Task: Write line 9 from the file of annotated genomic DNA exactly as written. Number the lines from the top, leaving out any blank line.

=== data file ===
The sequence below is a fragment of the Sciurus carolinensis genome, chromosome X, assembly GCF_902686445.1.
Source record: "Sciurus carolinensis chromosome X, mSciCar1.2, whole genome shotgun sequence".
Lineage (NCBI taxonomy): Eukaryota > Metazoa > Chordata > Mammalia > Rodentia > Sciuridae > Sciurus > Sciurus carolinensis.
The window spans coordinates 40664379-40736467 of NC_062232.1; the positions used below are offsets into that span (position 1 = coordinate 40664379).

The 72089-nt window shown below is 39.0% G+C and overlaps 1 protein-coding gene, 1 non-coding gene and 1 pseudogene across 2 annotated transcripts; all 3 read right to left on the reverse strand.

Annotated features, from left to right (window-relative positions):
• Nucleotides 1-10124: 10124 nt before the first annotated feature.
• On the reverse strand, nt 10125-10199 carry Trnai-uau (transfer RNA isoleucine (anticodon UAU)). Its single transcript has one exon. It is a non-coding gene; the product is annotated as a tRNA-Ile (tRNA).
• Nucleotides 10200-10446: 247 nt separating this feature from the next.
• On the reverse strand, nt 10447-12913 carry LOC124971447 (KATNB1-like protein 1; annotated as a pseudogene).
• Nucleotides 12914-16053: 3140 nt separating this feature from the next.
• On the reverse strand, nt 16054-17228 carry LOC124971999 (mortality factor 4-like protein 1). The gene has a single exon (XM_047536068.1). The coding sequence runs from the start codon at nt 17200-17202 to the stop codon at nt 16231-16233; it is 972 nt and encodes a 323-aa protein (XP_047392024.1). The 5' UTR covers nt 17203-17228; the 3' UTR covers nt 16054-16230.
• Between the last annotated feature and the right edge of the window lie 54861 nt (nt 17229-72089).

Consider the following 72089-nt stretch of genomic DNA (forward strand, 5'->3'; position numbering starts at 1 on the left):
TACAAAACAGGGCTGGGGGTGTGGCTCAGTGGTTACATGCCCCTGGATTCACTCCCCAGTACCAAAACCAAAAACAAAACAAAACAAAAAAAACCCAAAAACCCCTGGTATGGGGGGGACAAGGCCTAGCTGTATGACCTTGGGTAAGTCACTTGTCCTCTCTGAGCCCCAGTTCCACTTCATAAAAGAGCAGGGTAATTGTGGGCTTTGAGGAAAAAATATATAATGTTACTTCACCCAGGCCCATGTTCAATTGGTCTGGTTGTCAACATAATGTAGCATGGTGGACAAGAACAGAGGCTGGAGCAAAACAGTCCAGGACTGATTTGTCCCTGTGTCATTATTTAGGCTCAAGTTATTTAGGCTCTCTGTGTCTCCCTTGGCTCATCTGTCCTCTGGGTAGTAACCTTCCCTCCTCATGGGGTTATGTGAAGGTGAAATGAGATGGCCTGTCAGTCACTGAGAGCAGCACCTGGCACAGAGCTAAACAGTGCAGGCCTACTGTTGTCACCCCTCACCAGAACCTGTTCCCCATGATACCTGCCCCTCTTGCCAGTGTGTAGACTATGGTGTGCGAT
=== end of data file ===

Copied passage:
• Nucleotides 10200-10446: 247 nt separating this feature from the next.